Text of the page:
February 2021 – The Czech parliament has recently passed a new Act on UBO Register, no. 37/2021 Coll. (the "New UBO Act") effective from 1 June 2021, which implements the EU's Anti-money Laundering Directive no. V (AMLD V). From 1 January 2018, Czech law has required that all companies register their ultimate beneficial owners ("UBOs") in the Czech UBO Register (the "Register"). The New UBO Act introduces crucial changes to the legal framework regulating both the Register and UBOs. In particular, it introduces updated definitions, public access to data, and significant sanctions for non-compliance.

Change of UBO definition

The former definition of a UBO did not always yield a clear UBO determination. The New UBO Act provides an updated definition of a UBO that focuses on the substantive meaning of the term, rather than the mere fulfilment of certain formal criteria. A UBO will now be defined as any natural person who draws an ultimate benefit or exerts ultimate influence over a legal entity. The definition is further elaborated in respect of various types of legal entities.

Public access to data

Under current UBO legislation, information in the UBO Register is not publicly available. The New UBO Act enables online public access to key data. The aim is to make the UBO Register considerably more transparent.


Previously, only limited sanctions were levied for a failure to register a UBO. The New UBO Act introduces new direct sanctions, including fines of up to CZK 500,000 (approx. EUR 19,000). More importantly, failure to comply with UBO registration requirements could have a significant impact on the corporate governance of companies and expose statutory bodies to new risks and liabilities. Under the New UBO Act:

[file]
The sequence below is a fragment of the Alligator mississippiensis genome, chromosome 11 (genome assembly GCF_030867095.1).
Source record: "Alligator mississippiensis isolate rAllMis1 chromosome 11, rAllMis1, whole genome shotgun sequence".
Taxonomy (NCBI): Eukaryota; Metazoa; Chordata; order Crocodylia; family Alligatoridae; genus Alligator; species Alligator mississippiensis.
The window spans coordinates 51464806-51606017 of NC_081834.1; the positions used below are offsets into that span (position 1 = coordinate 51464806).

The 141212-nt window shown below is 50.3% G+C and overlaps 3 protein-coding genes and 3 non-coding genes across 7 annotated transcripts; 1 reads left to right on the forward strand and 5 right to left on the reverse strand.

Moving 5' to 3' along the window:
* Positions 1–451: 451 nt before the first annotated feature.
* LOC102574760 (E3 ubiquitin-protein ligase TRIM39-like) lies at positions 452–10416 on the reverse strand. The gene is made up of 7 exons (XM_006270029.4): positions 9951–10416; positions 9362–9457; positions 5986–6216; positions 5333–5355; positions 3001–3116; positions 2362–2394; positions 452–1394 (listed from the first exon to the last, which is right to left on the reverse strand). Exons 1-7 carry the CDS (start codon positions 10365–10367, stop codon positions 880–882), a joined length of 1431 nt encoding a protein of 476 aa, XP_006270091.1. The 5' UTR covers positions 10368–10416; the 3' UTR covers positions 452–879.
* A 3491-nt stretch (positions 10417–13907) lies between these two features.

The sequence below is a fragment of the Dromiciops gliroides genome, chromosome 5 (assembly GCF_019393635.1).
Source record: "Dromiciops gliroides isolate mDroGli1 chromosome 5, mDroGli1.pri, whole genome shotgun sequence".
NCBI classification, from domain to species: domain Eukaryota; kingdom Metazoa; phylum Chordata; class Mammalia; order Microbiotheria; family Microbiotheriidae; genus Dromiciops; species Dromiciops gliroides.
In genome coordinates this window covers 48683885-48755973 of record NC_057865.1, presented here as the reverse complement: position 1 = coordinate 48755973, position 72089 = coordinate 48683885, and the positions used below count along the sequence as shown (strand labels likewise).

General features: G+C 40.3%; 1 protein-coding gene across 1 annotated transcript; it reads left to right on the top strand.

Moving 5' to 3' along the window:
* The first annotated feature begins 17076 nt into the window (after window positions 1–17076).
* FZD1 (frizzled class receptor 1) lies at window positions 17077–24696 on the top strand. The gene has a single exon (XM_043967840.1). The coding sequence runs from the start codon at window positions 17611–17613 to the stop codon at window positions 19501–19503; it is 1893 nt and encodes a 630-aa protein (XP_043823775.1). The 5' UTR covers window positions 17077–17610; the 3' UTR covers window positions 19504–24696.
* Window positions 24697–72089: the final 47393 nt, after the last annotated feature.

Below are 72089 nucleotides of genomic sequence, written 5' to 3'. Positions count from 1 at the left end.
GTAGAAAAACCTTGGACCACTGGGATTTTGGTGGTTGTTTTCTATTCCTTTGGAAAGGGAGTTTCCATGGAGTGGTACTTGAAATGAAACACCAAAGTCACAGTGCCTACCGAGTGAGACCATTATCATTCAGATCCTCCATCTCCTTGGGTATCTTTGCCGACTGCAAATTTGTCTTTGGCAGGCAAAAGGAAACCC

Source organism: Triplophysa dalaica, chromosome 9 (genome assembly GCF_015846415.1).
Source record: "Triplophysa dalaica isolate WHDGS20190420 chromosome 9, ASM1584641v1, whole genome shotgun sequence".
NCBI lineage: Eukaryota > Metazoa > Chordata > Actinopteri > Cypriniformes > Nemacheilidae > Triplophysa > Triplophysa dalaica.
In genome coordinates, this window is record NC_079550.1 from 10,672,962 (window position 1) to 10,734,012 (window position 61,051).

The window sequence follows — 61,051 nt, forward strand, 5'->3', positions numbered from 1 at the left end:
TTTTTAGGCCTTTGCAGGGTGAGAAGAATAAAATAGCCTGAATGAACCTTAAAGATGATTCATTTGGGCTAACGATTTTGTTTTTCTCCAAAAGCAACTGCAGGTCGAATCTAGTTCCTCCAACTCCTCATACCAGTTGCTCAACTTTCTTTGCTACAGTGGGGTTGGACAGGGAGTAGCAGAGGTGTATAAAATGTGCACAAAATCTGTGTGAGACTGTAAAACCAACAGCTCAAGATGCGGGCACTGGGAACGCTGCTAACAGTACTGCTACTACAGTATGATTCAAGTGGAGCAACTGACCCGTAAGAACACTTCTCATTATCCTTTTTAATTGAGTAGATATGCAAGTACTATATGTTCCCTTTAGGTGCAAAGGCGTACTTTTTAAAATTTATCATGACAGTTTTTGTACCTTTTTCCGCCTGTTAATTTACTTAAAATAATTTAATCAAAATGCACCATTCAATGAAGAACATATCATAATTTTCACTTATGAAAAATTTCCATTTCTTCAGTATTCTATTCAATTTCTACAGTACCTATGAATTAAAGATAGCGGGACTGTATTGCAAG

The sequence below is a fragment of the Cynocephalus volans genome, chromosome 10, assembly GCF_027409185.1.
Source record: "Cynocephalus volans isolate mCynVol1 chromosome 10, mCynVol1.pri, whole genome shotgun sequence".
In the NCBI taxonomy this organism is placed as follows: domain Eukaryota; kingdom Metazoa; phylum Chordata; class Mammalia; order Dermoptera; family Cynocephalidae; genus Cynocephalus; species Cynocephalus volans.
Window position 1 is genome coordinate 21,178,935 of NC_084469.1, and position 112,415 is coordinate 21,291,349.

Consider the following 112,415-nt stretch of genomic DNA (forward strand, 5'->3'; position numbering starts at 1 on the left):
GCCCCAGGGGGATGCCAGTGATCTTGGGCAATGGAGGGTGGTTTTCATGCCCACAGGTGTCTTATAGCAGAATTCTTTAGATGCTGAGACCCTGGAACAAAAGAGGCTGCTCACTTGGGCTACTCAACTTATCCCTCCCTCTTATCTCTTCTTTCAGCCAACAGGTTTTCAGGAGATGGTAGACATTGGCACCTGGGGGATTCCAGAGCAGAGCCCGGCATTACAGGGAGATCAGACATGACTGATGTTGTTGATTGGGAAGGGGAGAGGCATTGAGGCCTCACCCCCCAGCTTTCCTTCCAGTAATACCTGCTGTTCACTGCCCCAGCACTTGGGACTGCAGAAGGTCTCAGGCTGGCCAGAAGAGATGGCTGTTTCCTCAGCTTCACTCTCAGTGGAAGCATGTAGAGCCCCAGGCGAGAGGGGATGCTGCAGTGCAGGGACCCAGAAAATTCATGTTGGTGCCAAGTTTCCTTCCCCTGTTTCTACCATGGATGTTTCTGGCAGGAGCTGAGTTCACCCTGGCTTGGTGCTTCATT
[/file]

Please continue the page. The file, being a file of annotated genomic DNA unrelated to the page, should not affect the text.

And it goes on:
• a company is prohibited from distributing profits (directly or indirectly) to any UBO not registered in the Register;
  • a company is prohibited from distributing profits to any shareholder that has not registered its UBO;
  • a UBO may not (directly or indirectly) exercise its voting rights at general meetings or pass resolutions as a sole shareholder if it is not registered in the Register;
  • any shareholder that has failed to register its UBO(s) may not (directly or indirectly) exercise its voting rights at general meetings or pass resolutions as a sole shareholder;
  • the rights and obligations arising from legal actions designed to conceal the identity of a UBO and which arose during the period when the UBO was not registered in the Register, will not be enforceable.

Statutory bodies will need to ensure that their companies adhere to the above-listed rules.


Companies that duly registered their UBOs under the current legislation must review their registrations for compliance with the New UBO Act and make any necessary amendments by the end of November 2021. Companies that have not yet registered their UBOs can still do so under the existing legal framework. If the UBO is registered after 1 June 2021, the registration must be undertaken in accordance with the New UBO Act (and without undue delay).

The content of this article is intended to provide a general guide to the subject matter. Specialist advice should be sought about your specific circumstances.